India on Friday said the plea bargain between Pakistani-American Lashkar-e Tayiba operative David Headley and the United States government was not a 'setback', as it could enable access to the Mumbai attacks accused through the US judicial process.
Home Minister P Chidambaram said India will continue to seek extradition of Headley, 49, besides charging him in the 26/11 case at an 'appropriate time'.
Chidambaram, however, acknowledged that Headley's extradition was not going to be easy as he had committed crimes both in the US and India.
"It is not a setback," he told reporters when asked to comment on the plea bargain between Headley and the US government, under which the 26/11 accused will escape the death penalty.
Under the plea bargain, Headley has agreed to "fully testify to any foreign judicial proceedings held in the US, either through video conferencing or through Letters Rogatory" Chidambaram said.
"So, there is a good chance that he will testify in a US court where Indian authorities will have a chance to ask questions," he said.
Chidambaram, however, added that the fate of the plea bargain will depend on the court which is not a party to it, although the court is 'by and large bound' by it.
"We have to see how things move forward. We have to be patient, I am a very patient man," he said, while noting that the plea bargain had been 'on the anvil' and the US government had informed India about it.
He said US Director of National Intelligence Dennis C Blair, who met him on Thursday, had also told him about the plea bargain that was going to be filed. Replying to a volley of questions on the issue, the home minister said India had received a "significant amount of information to many of the questions we asked".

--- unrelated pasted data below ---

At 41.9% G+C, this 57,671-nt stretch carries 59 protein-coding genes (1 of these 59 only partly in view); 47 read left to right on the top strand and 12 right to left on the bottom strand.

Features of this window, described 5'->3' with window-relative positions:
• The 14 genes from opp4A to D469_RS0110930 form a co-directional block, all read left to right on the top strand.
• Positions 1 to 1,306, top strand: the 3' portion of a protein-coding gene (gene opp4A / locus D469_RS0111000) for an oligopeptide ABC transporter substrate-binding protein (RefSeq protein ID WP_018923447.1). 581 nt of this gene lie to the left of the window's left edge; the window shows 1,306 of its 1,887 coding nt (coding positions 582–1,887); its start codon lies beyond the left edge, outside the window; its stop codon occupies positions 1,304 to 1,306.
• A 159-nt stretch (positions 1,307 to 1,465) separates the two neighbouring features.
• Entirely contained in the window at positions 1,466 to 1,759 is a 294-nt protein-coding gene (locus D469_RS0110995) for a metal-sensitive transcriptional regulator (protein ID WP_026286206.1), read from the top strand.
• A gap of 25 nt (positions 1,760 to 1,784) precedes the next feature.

However, he replied in the negative when asked whether he was 'satisfied' with it. "I didn't say it (satisfied). There are many questions we have asked and we want much more information. I will continue to press for access to Headley," he said.
Asked whether India will be sending a team to question Headley, he said it would depend on whether access is granted to him.
On the possibility of Headley's extradition to India, the home minister said it will be difficult as he is accused of committing crimes in the US as well. He said extradition would have been an easy affair if Headley had committed crimes only in India and was a fugitive in the US.
However, with regard to the Mumbai terror attacks, Headley is an accused both in India as well as in the US, where he 'conspired' in the killing of people, including six Americans, he said.
"So American authorities have jurisdiction to prosecute him as he was apprehended in the US," Chidambaram said. "We had apprehended problems in extradition. But we have not given up. We will continue to maintain our plea for his extradition," he said.
Chidambaram pointed out that Headley had not yet been charged in India in connection with the 26/11 case and said this would be done at an 'appropriate time'. He said the Headley plea bargain would not affect the trial in the 26/11 case, which is in its final stages, and is expected to come to a close in a 'few days or weeks'.
"Nothing that happened in the US will affect that," the home minister maintained. He was asked whether the US was not cooperating, as it was denying access to Headley even when India had given access to them to Ajmal Amir Kasab, the lone surviving terrorist arrested during the terror siege.
"We have got substantial help from the US," Chidambaram said, while noting that the Americans had helped in various aspects, including deciphering GPS data on movement of the boat in which ten Pakistanis came to attack Mumbai. On the other hand, "we gave limited access (to the US) to Kasab. It is not a matter of quid pro quo."
With regard to India seeking access to Headley's wife to get details of the conspiracies hatched by him, Chidambaram said the US had promised to process the request as early as possible.